In Finland, where average winter temperatures in Helsinki are about -4C, and can drop to below -25C for periods, current urban housing design standards are similar to the passive house standard (5). Even in milder Denmark (average winter temperatures of about 1C), design standards for housing are also moving towards the passive house standard, while minimum daylighting provision is also legislated for (6). In Norway, the NZEB standard is comparable with the passive house standard but is measured in CO2 equivalent instead of primary energy. Responding to these harsh climates to keep people warm has been a primary driver of building design. This has also meant that further consideration of building energy use issues, good building envelope design and detailing has been more integrated and accepted as established practices in Nordic design and construction traditions for quite some time.

In addition to a focus on energy and thermal comfort, architects are increasingly involved with user engagement (for instance see Vandkunsten’s Lisbjerg Hill), CLT prefabrication methods, and do not tend to neglect spatial quality in favour of good energy performance. It is this capacity for a more holistic approach to sustainability and a more diverse approach to sustainable design that is valued. However, Nordic architecture can often still fall short in checking that what was designed also works and meets expectations (in other words, post-occupancy evaluations and building performance monitoring).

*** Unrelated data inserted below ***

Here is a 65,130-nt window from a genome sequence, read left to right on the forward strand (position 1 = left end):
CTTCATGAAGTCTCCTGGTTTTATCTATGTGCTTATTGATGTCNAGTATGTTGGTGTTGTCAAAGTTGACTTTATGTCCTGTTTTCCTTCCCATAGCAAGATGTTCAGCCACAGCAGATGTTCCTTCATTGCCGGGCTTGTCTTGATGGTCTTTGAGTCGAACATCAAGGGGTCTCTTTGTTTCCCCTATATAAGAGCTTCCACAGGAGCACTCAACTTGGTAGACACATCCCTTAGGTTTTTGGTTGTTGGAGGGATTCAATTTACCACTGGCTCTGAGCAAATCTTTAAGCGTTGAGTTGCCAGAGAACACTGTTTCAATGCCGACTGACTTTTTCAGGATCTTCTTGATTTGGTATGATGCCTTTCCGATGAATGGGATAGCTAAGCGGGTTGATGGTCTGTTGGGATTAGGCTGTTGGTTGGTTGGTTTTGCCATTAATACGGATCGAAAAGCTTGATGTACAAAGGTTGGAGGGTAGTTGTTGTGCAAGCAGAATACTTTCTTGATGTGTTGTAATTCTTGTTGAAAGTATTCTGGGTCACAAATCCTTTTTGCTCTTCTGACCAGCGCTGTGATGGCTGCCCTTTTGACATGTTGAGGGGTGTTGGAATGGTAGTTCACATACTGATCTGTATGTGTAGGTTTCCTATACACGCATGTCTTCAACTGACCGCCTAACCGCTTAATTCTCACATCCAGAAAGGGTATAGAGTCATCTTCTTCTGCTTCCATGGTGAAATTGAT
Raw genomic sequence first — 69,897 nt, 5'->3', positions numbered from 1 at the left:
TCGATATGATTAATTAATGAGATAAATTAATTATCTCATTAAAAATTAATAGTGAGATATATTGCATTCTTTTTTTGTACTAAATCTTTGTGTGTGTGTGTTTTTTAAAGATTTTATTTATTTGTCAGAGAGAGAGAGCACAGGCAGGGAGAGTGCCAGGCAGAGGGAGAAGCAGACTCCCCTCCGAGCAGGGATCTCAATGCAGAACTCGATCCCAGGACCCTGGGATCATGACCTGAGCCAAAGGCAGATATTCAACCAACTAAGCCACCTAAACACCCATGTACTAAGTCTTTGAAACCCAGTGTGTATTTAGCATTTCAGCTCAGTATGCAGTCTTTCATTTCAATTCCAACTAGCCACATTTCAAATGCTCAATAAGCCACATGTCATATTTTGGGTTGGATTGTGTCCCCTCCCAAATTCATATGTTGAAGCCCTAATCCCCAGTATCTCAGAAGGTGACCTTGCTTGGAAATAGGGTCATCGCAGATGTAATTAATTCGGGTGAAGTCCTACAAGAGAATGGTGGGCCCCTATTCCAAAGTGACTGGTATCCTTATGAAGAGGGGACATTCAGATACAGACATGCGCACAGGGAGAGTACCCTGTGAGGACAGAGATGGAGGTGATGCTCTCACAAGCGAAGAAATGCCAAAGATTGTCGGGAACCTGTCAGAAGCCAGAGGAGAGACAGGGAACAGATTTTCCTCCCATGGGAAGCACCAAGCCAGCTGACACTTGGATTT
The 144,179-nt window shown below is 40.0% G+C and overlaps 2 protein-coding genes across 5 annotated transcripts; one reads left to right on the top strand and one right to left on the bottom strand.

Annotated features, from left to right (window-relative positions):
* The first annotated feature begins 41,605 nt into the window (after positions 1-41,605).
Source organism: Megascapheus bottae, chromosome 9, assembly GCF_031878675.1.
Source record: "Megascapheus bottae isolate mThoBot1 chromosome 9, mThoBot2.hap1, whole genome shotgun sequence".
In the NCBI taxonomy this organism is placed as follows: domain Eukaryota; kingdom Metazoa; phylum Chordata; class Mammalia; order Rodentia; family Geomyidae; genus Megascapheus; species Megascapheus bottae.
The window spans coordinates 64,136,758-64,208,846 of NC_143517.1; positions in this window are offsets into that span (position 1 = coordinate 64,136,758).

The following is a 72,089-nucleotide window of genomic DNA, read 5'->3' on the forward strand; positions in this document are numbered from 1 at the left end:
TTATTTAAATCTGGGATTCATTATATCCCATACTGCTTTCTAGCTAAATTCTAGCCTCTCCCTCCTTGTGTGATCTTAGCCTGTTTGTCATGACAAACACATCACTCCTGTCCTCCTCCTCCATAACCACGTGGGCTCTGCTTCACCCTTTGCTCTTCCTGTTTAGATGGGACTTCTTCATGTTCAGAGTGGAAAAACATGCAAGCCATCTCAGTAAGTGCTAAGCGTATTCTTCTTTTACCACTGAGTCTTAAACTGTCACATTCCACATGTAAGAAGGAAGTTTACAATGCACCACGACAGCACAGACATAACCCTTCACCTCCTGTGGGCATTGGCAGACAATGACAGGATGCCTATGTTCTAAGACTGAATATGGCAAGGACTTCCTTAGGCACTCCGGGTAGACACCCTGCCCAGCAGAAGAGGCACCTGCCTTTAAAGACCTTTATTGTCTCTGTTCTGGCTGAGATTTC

Feedback processes are even less present than in the UK, though this is slowly changing as the value in going back to projects is becoming apparent (7,8). In addition, there is a big potential for knowledge sharing within and outside the region, as well as futureproofing and adaptation for climate change issues such as flood-related risks and increased summer temperatures. This is where the Nordic region is looking to other regions’ approaches, yet so much can be learned from them too.

References 

1. Di Carlo Ilaria, 'The aesthetics of sustainability', List - Laboratorio Internazionale Editoriale Sas, Rovoreto, Italy, 2016
2. Frampton Kenneth, 'Urbanization and discontents: Megastructure and Sustainability', in 'Aesthetics of sustainable architecture', (Lee Sang), 010 Publishers, Rotterdam, Netherlands, 2011, pp.97-108
3. Sokol, D., 'Nordic Architects - Ebbs And Flows', Arvinius Forlag. Stockholm, Sweden, 2013
4. Nielsen R., 'Good buildings on a small planet', Arvinius and Orfeus Publishers, 2017
5. Ministry of the Environment, Energy efficiency of buildings, and Finland’s national plan to increase the number of nearly zero-energy buildings
6. Malkawi, A., Nygaard, M., Beim, A., Stenberg, E., 'Sustainability in Scandinavia: Architectural Design and Planning', Edition Axel Menges, Stuttgart/London, 2018
7. Architects Council of Europe, 'The architecture Profession in Europe 2016- a sector study', https://www.ace-cae.eu/activities/publications/sector-study-2016/
8. Pelsmakers, S., Hilberth, T., 'Feedback in architecture: what does it mean, and why do it?', S-arch conference, Havana, Cuba, March 2019

Last modified on Thursday, 19 September 2019 10:20